### Options#

• array

the array of input values for the L_2 norm computations

• dim

a value in the range from 1 to rank(array).

### Result#

If dim is absent, a scalar with the square root of the sum of squares of the elements of array is returned.

Otherwise, an array of rank n-1, where n equals the rank of array, and a shape similar to that of array with dimension DIM dropped is returned.

  Case (i):     The result of NORM2 (X) has a value equal to a
processor-dependent approximation to the generalized
L norm of X, which is the square root of the sum of
the squares of the elements of X. If X has size zero,
the result has the value zero.

Case (ii):    The result of NORM2 (X, DIM=DIM) has a value equal
to that of NORM2 (X) if X has rank one. Otherwise,
the resulting array is reduced in rank with dimension
**dim** removed, and each remaining elment is the
result of NORM2(X) for the values along dimension
**dim**.


It is recommended that the processor compute the result without undue overflow or underflow.

### Examples#

Sample program:

program demo_norm2
implicit none
integer :: i
real :: x(2,3) = reshape([ &
1, 2, 3, &
4, 5, 6  &
],shape(x),order=[2,1])

write(*,*) 'input in row-column order'
write(*,*) 'x='
write(*,'(4x,3f4.0)')transpose(x)
write(*,*)
write(*,*) 'norm2(x)=',norm2(x)
write(*,*) 'which is equivalent to'
write(*,*) 'sqrt(sum(x**2))=',sqrt(sum(x**2))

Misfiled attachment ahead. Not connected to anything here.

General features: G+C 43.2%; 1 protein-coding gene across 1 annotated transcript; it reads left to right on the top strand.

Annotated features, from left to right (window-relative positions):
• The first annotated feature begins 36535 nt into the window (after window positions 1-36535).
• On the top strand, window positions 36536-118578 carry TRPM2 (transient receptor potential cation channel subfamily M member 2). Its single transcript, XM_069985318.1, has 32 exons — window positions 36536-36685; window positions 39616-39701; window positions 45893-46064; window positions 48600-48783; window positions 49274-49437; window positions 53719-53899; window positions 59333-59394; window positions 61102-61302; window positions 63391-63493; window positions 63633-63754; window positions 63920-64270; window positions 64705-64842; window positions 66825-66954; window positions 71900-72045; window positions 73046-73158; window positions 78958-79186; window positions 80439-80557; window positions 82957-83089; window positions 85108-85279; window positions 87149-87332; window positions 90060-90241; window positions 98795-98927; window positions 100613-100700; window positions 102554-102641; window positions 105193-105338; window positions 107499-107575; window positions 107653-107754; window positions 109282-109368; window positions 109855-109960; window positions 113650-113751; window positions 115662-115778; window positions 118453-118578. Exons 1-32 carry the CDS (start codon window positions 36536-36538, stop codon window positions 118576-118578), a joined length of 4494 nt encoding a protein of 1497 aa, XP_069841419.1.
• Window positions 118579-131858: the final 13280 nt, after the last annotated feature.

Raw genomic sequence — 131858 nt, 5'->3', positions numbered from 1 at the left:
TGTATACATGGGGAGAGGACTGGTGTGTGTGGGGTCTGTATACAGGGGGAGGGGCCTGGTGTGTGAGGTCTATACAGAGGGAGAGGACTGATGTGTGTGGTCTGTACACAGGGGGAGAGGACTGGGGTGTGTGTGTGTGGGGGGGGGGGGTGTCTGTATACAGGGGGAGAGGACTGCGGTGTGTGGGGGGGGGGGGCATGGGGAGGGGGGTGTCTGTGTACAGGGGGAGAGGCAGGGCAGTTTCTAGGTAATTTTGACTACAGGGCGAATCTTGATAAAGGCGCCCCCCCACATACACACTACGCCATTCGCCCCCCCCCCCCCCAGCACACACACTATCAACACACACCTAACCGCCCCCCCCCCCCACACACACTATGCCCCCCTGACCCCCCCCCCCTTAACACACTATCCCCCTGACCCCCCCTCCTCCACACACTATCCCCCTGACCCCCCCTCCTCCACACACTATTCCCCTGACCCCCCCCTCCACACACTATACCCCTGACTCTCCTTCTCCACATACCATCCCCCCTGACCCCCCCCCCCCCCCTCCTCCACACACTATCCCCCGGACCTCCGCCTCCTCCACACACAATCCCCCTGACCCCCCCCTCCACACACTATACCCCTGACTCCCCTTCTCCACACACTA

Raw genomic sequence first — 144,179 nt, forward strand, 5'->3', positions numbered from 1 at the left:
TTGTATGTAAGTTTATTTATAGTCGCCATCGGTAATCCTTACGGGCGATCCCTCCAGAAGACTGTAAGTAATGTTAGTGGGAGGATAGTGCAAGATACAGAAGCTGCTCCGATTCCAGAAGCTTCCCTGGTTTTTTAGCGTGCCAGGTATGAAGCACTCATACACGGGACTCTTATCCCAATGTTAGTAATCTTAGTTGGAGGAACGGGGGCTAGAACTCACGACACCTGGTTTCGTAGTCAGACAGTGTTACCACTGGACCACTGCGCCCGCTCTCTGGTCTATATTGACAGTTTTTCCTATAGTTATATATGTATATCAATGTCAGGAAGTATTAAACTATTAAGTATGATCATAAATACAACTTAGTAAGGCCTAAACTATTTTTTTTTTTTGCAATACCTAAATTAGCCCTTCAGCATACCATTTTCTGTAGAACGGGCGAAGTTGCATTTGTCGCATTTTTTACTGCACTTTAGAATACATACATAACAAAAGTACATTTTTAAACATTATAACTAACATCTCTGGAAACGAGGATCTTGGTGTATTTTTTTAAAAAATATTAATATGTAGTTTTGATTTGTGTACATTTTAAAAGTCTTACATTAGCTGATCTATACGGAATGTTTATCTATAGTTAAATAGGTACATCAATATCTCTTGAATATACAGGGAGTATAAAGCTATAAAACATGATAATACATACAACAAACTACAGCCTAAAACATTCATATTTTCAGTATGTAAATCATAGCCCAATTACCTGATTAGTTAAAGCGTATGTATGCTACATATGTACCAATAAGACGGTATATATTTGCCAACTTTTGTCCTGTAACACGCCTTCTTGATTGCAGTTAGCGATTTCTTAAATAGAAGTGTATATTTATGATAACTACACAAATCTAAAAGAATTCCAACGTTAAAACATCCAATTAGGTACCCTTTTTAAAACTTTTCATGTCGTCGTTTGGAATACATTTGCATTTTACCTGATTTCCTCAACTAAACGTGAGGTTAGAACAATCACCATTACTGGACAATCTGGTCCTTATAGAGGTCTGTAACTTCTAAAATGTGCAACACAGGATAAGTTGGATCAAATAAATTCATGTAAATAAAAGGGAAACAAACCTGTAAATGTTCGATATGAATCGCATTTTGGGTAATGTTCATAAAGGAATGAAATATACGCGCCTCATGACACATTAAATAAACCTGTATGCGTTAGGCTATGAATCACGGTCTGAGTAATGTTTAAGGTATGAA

write(*,*)
write(*,*) 'for reference the array squared is'
write(*,*) 'x**2='
write(*,'(4x,3f4.0)')transpose(x**2)
write(*,*)
write(*,*) 'norm2(x,dim=1)=',norm2(x,dim=1)
write(*,*) 'norm2(x,dim=2)=',norm2(x,dim=2)
write(*,*) '(sqrt(sum(x(:,i)**2)),i=1,3)=',(sqrt(sum(x(:,i)**2)),i=1,3)
write(*,*) '(sqrt(sum(x(i,:)**2)),i=1,2)=',(sqrt(sum(x(i,:)**2)),i=1,2)

end program demo_norm2


Results:

 >  input in row-column order
>  x=
>       1.  2.  3.
>       4.  5.  6.
>
>  norm2(x)=   9.539392
>  which is equivalent to
>  sqrt(sum(x**2))=   9.539392
>
>  for reference the array squared is
>  x**2=
>       1.  4.  9.
>      16. 25. 36.
>
>  norm2(x,dim=1)=   4.123106       5.385165       6.708204
>  norm2(x,dim=2)=   3.741657       8.774964
>  (sqrt(sum(x(:,i)**2)),i=1,3)=   4.123106       5.385165       6.708204
>  (sqrt(sum(x(i,:)**2)),i=1,2)=   3.741657       8.774964


Fortran 2008